Thursday, December 27, 2012

Hamari Potti ki Shaadi - A Hilarious Play

I must mention that I did one of those out-of-comfort-zone things and went to watch a play all by myself a few days ago. What's the big deal you may ask. The big deal is this - firstly, I don't watch too may plays and secondly, not alone. (My style for watching a play is that I must be led to it dragging and kicking which is not possible if I go alone.) But this play sounded interesting and the poster that Huma forwarded through the email looked promising - 'Khichdi Khatta Kheema Productions invites you to Hamari Potti ki Shaadi'.  The place was Lamakaan which is familiar territory and one where one could lose oneself comfortably especially in the back rows. And the timing, just perfect for me.

Any play with Hyderabadi humour is bound to be funny and I went with my hopes up. Also, the producers and actors were Huma's nieces and nephews so I figured they'd bring in the Hyderabadi humour with a touch of class and some old world charm. They did not let me down and put up a fine show with a funny and well written script that had lots of Hyderabadi humour interspersed with much Dakhani dialogue. The artistes backed their script with strong and confident performances and in my view, they have a good thing going. They are talented without doubt, they worked hard at the details, they gave out a message and they had fun. Can't ask for more really. The future of Hyderabadi humour, (and several other things Hyderabadi in fact, what with Huma writing a brilliant novel with 'The Hussaini Alam House') seems to be in safe hands.

Anyway on to the play itself. It is set in a household in the old city (Moghulpura if I am not mistaken) where three women reside. The potti who is well-educated and working and twenty four and now seemingly too far advanced in age for marriage, her mother who is in panic mode about her daughter's single status and a cranky, capricious and positively wicked granny who lusts after Salman Khan and cares for little else except her own comforts. The father is away in Saudi, working. How the women try to fix the marriage of the girl and how they meet a bunch of 'namune' or aspiring grooms (and their double standards about the bahus they want despite being rather good-for-nothing themselves) is the general gist of the play.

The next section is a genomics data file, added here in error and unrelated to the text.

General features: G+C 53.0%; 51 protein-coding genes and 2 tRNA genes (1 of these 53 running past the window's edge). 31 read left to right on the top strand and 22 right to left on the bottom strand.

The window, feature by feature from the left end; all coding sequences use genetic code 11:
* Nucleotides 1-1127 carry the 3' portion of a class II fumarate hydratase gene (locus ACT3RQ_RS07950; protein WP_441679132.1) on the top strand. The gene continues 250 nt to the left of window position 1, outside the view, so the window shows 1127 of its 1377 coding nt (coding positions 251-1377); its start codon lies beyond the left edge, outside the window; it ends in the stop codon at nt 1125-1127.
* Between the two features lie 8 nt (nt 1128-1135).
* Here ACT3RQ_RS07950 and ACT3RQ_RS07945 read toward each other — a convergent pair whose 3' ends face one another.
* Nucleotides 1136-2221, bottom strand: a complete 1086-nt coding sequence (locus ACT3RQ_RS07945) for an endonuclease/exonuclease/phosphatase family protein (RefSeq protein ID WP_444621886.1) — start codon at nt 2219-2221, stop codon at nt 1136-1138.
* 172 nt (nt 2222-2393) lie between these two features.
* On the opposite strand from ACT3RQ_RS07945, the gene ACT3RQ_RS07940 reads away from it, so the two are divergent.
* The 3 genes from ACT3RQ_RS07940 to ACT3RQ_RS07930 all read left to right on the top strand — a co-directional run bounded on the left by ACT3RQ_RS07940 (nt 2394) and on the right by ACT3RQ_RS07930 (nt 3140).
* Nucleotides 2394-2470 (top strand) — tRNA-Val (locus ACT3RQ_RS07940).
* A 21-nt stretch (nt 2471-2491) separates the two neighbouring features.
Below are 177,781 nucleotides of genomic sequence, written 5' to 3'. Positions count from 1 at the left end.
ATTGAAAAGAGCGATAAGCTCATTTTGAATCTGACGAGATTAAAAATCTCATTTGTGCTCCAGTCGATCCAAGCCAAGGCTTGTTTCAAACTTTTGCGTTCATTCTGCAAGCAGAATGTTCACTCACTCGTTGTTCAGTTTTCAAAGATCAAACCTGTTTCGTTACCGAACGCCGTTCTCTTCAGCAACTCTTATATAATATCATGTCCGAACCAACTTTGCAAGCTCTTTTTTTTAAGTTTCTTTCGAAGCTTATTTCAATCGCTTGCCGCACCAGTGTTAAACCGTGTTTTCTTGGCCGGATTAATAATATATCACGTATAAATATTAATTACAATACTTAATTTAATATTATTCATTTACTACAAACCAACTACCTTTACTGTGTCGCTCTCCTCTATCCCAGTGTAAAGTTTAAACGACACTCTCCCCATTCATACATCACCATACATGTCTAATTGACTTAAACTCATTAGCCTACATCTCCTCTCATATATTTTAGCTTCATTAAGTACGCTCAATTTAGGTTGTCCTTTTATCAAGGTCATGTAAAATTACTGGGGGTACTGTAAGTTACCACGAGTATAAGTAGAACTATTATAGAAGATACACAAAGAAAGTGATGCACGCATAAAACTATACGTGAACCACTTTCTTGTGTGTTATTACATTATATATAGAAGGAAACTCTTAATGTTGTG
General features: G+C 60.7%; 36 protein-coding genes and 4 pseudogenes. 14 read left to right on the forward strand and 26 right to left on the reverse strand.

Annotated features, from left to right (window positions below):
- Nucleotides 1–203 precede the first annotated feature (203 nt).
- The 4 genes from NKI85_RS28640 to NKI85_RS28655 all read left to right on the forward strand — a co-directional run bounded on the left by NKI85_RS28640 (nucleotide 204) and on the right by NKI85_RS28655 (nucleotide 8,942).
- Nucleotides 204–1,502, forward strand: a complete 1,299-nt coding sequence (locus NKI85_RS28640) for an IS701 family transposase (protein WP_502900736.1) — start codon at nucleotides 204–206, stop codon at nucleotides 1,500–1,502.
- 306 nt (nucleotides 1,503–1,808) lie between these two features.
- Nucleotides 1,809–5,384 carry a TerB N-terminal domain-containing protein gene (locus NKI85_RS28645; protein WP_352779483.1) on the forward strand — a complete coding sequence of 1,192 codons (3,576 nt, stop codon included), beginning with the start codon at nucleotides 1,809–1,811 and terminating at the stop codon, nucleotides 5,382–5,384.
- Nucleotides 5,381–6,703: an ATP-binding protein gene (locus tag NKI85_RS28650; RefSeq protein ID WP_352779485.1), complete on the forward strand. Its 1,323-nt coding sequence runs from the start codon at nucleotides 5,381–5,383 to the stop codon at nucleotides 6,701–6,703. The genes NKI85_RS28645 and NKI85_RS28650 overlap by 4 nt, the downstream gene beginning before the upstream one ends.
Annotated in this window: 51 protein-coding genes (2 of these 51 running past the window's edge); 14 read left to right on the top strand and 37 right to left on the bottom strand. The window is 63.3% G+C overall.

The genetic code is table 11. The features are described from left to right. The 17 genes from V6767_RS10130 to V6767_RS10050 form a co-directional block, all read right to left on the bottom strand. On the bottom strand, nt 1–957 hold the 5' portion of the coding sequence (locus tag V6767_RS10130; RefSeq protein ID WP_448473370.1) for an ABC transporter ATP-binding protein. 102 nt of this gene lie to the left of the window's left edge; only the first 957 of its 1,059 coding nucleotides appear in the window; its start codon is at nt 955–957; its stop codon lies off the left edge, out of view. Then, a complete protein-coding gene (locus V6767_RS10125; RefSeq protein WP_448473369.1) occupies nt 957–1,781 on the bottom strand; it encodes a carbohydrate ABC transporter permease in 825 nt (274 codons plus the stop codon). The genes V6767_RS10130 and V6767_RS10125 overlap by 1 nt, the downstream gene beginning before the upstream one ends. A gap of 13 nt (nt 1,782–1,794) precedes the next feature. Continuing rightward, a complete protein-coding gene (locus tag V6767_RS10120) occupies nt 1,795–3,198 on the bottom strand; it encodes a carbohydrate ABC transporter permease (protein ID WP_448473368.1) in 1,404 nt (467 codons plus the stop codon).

Written and directed by Anjum Jaffery and Danish Zubairy, who also star in key roles as the 'potti' in question and the 'potti's' cranky and unpredictable nani who lusts after Salman Khan, the play has Neha Deshpande playing the potti's mother, completing the triangle. I loved the way the irreverent granny (Danish) improvised on the fly and pulled off impromptu punch lines with the ease of a magician and cannot but help admire the mother (Neha) who did a fantastic job what with the volume of dialogue and the central presence that she had. Anjum was perfect in her role as the educated young girl caught between these wildly fluctuating standards. Abu, Mujeeb and Fazaaz Zubairy play the three extreme suitors who come to see the twenty four year old potti (Danish doubles up as another suitor) and drive everyone up the wall. There is a voice of one other cranky matchfixer who sends these suitors to the potti's house and that dialogue between her and the mother was hilarious.

Good show Khichdi Khatta Kheema Productions and keep going. You have some serious talent.

And while at that, good show for me too for doing one of those out-of-comfort-zone things!


Rajendra said...

Congrats to you, and all those pottas and pottis.

Harimohan said...

Thanks Raja.